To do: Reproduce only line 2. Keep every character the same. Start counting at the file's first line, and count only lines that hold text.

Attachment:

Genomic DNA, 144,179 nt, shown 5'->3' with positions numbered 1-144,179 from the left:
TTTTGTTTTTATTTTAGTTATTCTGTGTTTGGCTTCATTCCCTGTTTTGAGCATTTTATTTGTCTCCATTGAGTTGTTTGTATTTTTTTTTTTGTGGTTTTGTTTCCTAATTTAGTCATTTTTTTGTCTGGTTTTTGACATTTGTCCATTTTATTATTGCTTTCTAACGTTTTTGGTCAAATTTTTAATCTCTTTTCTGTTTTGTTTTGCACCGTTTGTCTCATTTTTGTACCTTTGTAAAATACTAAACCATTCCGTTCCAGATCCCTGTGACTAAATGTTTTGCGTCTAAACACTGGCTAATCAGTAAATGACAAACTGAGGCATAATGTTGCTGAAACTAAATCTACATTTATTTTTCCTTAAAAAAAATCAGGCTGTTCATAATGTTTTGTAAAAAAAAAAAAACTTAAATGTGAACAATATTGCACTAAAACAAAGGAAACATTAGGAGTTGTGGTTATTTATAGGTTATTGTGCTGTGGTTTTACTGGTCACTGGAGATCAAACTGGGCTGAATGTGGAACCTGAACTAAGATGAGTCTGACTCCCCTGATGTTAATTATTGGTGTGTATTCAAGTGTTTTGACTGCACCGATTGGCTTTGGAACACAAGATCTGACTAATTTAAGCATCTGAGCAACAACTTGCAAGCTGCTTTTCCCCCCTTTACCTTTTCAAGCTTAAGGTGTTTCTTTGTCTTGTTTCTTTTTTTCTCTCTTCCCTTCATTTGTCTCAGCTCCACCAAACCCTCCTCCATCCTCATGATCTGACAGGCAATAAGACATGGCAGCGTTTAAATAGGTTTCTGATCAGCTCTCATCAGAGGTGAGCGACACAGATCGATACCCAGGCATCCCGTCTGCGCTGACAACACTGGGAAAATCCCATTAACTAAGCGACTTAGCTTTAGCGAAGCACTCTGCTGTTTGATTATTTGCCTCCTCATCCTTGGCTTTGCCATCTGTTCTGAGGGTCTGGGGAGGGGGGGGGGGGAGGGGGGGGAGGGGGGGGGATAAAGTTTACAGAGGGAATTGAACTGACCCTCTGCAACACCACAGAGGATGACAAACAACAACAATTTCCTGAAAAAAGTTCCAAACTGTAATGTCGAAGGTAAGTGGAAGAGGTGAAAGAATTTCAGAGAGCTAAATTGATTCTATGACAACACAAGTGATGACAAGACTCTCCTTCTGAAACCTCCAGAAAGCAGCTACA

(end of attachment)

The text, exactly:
TTTTGTTTTTATTTTAGTTATTCTGTGTTTGGCTTCATTCCCTGTTTTGAGCATTTTATTTGTCTCCATTGAGTTGTTTGTATTTTTTTTTTTGTGGTTTTGTTTCCTAATTTAGTCATTTTTTTGTCTGGTTTTTGACATTTGTCCATTTTATTATTGCTTTCTAACGTTTTTGGTCAAATTTTTAATCTCTTTTCTGTTTTGTTTTGCACCGTTTGTCTCATTTTTGTACCTTTGTAAAATACTAAACCATTCCGTTCCAGATCCCTGTGACTAAATGTTTTGCGTCTAAACACTGGCTAATCAGTAAATGACAAACTGAGGCATAATGTTGCTGAAACTAAATCTACATTTATTTTTCCTTAAAAAAAATCAGGCTGTTCATAATGTTTTGTAAAAAAAAAAAAACTTAAATGTGAACAATATTGCACTAAAACAAAGGAAACATTAGGAGTTGTGGTTATTTATAGGTTATTGTGCTGTGGTTTTACTGGTCACTGGAGATCAAACTGGGCTGAATGTGGAACCTGAACTAAGATGAGTCTGACTCCCCTGATGTTAATTATTGGTGTGTATTCAAGTGTTTTGACTGCACCGATTGGCTTTGGAACACAAGATCTGACTAATTTAAGCATCTGAGCAACAACTTGCAAGCTGCTTTTCCCCCCTTTACCTTTTCAAGCTTAAGGTGTTTCTTTGTCTTGTTTCTTTTTTTCTCTCTTCCCTTCATTTGTCTCAGCTCCACCAAACCCTCCTCCATCCTCATGATCTGACAGGCAATAAGACATGGCAGCGTTTAAATAGGTTTCTGATCAGCTCTCATCAGAGGTGAGCGACACAGATCGATACCCAGGCATCCCGTCTGCGCTGACAACACTGGGAAAATCCCATTAACTAAGCGACTTAGCTTTAGCGAAGCACTCTGCTGTTTGATTATTTGCCTCCTCATCCTTGGCTTTGCCATCTGTTCTGAGGGTCTGGGGAGGGGGGGGGGGGAGGGGGGGGAGGGGGGGGGATAAAGTTTACAGAGGGAATTGAACTGACCCTCTGCAACACCACAGAGGATGACAAACAACAACAATTTCCTGAAAAAAGTTCCAAACTGTAATGTCGAAGGTAAGTGGAAGAGGTGAAAGAATTTCAGAGAGCTAAATTGATTCTATGACAACACAAGTGATGACAAGACTCTCCTTCTGAAACCTCCAGAAAGCAGCTACA